In controlled trials, the most common treatment-related adverse events in patients receiving diclofenac sodium topical solution were application site skin reactions. Application site reactions were characterized by one or more of the following: dryness, erythema, induration, vesicles, paresthesia, pruritus, vasodilation, acne, and urticaria. The most frequent of these reactions were dry skin (32%), contact dermatitis characterized by skin erythema and induration (9%), contact dermatitis with vesicles (2%) and pruritus (4%). In one controlled trial, a higher rate of contact dermatitis with vesicles (4%) was observed after treatment of 152 subjects with the combination of diclofenac sodium topical solution and oral diclofenac. In the open label uncontrolled long-term safety study, contact dermatitis occurred in 13% and contact dermatitis with vesicles in 10% of patients, generally within the first 6 months of exposure, leading to a withdrawal rate for an application site event of 14%.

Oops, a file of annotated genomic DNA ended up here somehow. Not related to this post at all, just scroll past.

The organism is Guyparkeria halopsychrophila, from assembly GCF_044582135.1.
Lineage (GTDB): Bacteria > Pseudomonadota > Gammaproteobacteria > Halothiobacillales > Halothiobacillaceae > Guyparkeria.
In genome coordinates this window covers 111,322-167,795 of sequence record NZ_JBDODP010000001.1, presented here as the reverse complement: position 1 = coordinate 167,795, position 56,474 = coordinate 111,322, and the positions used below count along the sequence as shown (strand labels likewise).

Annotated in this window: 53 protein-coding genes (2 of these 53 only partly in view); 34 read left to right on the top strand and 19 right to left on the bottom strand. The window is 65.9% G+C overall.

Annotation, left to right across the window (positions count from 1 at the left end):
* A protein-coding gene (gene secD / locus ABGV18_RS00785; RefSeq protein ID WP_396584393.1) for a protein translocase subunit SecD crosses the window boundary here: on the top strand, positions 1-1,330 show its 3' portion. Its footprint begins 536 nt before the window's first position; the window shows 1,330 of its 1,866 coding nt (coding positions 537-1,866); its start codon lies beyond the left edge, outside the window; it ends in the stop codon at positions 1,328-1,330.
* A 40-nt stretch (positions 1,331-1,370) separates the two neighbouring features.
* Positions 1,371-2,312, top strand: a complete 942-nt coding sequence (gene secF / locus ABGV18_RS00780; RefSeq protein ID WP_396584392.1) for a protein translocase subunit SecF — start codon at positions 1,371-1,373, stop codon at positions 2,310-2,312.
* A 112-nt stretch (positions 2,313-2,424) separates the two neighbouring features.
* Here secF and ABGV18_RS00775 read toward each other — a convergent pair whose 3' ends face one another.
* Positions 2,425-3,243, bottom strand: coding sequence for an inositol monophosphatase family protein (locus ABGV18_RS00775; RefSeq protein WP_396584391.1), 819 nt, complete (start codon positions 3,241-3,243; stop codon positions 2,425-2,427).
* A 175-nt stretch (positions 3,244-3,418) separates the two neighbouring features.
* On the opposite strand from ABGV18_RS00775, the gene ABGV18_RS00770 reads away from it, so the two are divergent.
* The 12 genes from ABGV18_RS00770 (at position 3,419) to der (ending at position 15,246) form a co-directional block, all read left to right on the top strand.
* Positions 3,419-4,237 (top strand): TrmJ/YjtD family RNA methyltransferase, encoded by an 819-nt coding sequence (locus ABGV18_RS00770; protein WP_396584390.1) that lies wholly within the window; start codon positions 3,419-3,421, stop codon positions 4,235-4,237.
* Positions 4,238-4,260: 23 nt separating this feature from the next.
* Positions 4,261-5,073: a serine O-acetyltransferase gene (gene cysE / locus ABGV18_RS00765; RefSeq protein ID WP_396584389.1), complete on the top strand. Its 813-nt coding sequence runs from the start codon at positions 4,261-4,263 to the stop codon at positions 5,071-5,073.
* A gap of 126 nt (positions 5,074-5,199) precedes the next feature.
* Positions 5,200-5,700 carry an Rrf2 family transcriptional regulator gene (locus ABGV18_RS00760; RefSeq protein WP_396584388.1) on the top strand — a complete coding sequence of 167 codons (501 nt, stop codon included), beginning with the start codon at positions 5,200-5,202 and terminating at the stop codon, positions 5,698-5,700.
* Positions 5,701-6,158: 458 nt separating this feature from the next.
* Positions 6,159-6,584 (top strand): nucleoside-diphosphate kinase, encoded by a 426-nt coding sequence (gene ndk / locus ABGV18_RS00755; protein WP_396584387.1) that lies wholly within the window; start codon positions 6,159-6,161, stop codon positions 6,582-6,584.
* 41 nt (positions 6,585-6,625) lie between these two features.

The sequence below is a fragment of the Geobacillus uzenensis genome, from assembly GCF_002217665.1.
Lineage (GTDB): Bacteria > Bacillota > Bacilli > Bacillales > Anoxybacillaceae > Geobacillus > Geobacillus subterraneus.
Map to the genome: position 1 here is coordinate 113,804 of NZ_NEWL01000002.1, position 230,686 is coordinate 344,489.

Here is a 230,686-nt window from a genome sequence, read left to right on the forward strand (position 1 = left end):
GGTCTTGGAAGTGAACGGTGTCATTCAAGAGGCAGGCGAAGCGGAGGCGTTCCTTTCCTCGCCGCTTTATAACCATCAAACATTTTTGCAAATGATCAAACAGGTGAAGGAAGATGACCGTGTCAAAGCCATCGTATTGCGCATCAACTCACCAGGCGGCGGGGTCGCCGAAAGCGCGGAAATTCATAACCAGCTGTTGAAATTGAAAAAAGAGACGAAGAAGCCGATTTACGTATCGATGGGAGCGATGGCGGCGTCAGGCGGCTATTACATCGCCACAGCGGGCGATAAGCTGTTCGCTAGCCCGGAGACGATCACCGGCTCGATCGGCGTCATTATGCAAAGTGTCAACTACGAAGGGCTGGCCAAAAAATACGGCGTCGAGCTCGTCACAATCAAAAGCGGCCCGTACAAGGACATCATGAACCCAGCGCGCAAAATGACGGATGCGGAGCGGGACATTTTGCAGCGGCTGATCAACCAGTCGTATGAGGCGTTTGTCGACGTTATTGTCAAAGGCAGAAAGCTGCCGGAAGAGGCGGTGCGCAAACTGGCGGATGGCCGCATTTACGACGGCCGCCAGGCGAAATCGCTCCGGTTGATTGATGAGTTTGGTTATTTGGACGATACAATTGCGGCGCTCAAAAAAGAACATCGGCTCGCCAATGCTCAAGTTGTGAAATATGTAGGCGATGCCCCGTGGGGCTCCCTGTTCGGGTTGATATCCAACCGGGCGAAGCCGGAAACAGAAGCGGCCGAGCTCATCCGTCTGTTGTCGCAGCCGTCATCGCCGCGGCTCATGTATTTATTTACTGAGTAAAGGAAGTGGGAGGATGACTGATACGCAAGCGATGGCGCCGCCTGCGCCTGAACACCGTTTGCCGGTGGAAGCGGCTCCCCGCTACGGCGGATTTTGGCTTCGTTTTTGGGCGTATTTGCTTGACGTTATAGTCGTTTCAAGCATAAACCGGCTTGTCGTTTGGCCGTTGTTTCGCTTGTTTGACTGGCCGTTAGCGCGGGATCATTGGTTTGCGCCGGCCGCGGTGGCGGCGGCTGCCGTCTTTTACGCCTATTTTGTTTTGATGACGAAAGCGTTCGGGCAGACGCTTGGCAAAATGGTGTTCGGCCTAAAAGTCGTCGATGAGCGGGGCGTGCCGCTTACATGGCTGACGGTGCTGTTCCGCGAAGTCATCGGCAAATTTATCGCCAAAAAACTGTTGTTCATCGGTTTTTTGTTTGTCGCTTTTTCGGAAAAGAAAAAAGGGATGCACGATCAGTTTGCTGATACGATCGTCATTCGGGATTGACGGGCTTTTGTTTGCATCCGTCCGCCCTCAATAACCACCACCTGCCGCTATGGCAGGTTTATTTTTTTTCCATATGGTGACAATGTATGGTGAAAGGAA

Adverse Events Common to the NSAID Class

In controlled trials, subjects treated with diclofenac sodium topical solution experienced some adverse events associated with the NSAID class more frequently than subjects using placebo (constipation, diarrhea, dyspepsia, nausea, flatulence, abdominal pain, edema; see Table 1). The combination of diclofenac sodium topical solution and oral diclofenac, compared to oral diclofenac alone, resulted in a higher rate of rectal hemorrhage (3% vs. less than 1%), and more frequent abnormal creatinine (12% vs. 7%), urea (20% vs. 12%), and hemoglobin (13% vs. 9%), but no difference in elevation of liver transaminases.